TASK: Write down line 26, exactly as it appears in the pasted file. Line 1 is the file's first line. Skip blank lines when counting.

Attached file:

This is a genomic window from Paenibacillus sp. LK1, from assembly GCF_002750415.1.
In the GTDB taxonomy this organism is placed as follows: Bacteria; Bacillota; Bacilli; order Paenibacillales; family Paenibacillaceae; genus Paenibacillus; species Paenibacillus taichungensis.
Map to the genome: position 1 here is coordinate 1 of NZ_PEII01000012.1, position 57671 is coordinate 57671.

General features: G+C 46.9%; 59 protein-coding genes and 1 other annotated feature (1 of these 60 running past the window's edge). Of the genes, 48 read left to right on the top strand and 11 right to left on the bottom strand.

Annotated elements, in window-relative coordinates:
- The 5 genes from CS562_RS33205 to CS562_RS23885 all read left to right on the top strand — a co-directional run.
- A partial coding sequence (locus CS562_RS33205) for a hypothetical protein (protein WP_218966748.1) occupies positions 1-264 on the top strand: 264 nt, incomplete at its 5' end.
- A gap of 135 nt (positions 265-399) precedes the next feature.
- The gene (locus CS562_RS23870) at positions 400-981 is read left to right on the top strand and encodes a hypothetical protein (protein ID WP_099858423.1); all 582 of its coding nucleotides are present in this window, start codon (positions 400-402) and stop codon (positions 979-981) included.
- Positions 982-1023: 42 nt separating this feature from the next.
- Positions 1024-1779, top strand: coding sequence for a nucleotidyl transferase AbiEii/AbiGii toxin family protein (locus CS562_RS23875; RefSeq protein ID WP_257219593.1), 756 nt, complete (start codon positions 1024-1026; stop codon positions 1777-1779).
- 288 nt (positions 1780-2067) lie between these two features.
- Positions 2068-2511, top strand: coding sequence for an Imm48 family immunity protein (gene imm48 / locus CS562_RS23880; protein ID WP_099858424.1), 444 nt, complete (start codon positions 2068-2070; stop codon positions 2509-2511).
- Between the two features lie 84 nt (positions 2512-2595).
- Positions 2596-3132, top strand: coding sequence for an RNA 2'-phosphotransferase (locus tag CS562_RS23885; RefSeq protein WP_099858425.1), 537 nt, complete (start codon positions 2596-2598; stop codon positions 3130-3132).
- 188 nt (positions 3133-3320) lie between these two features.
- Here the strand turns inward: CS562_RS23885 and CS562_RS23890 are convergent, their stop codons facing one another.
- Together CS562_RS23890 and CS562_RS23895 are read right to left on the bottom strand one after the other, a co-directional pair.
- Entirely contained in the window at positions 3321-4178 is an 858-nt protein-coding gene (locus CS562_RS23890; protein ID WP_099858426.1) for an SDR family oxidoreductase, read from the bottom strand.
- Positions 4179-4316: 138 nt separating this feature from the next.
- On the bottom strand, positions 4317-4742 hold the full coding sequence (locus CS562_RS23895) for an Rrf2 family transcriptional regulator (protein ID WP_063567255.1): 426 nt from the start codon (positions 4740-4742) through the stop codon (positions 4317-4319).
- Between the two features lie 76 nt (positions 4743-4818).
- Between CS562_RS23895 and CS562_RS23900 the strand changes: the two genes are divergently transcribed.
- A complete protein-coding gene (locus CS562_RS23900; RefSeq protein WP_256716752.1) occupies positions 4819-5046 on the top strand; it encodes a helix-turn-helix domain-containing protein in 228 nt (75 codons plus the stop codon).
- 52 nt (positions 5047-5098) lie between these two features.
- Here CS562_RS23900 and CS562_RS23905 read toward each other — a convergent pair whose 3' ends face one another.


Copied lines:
- Here CS562_RS23900 and CS562_RS23905 read toward each other — a convergent pair whose 3' ends face one another.